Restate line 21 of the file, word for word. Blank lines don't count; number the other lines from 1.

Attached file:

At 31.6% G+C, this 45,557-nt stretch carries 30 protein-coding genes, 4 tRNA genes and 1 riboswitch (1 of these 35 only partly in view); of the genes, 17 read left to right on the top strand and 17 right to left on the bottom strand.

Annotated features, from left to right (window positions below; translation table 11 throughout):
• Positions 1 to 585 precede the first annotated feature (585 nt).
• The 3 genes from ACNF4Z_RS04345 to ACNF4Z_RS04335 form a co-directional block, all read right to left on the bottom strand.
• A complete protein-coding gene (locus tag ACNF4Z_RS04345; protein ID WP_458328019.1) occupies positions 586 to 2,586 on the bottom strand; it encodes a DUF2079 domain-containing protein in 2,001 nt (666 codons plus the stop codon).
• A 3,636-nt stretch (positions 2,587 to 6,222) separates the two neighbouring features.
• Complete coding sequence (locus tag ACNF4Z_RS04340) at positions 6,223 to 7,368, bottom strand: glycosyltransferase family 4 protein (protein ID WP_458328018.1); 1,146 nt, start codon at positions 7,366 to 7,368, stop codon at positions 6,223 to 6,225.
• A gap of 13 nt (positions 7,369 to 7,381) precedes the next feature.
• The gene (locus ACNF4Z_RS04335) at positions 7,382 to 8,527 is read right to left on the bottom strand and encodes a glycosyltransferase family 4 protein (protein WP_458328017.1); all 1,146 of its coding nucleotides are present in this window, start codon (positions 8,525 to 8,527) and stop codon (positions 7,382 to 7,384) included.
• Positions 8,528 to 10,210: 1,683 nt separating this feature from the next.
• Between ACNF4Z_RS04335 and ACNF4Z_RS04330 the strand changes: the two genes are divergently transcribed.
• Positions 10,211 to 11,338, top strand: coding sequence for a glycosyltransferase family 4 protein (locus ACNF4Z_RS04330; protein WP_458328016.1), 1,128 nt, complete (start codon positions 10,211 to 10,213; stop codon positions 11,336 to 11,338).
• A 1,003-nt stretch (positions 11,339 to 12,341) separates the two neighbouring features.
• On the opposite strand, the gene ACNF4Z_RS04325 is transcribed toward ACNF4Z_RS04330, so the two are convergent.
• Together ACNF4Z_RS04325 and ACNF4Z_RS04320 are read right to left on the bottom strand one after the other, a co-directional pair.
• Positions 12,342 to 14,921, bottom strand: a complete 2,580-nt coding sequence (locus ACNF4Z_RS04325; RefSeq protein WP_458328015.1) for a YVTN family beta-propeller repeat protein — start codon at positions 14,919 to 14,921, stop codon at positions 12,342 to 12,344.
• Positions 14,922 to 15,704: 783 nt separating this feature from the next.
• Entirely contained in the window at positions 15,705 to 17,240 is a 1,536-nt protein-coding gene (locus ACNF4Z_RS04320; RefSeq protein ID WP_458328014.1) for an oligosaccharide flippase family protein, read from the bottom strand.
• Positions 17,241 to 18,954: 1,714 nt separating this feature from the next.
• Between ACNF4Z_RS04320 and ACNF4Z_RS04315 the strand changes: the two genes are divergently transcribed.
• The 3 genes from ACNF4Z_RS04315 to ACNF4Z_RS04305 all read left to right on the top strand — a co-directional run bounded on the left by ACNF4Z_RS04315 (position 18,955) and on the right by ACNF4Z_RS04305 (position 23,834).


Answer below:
• The 3 genes from ACNF4Z_RS04315 to ACNF4Z_RS04305 all read left to right on the top strand — a co-directional run bounded on the left by ACNF4Z_RS04315 (position 18,955) and on the right by ACNF4Z_RS04305 (position 23,834).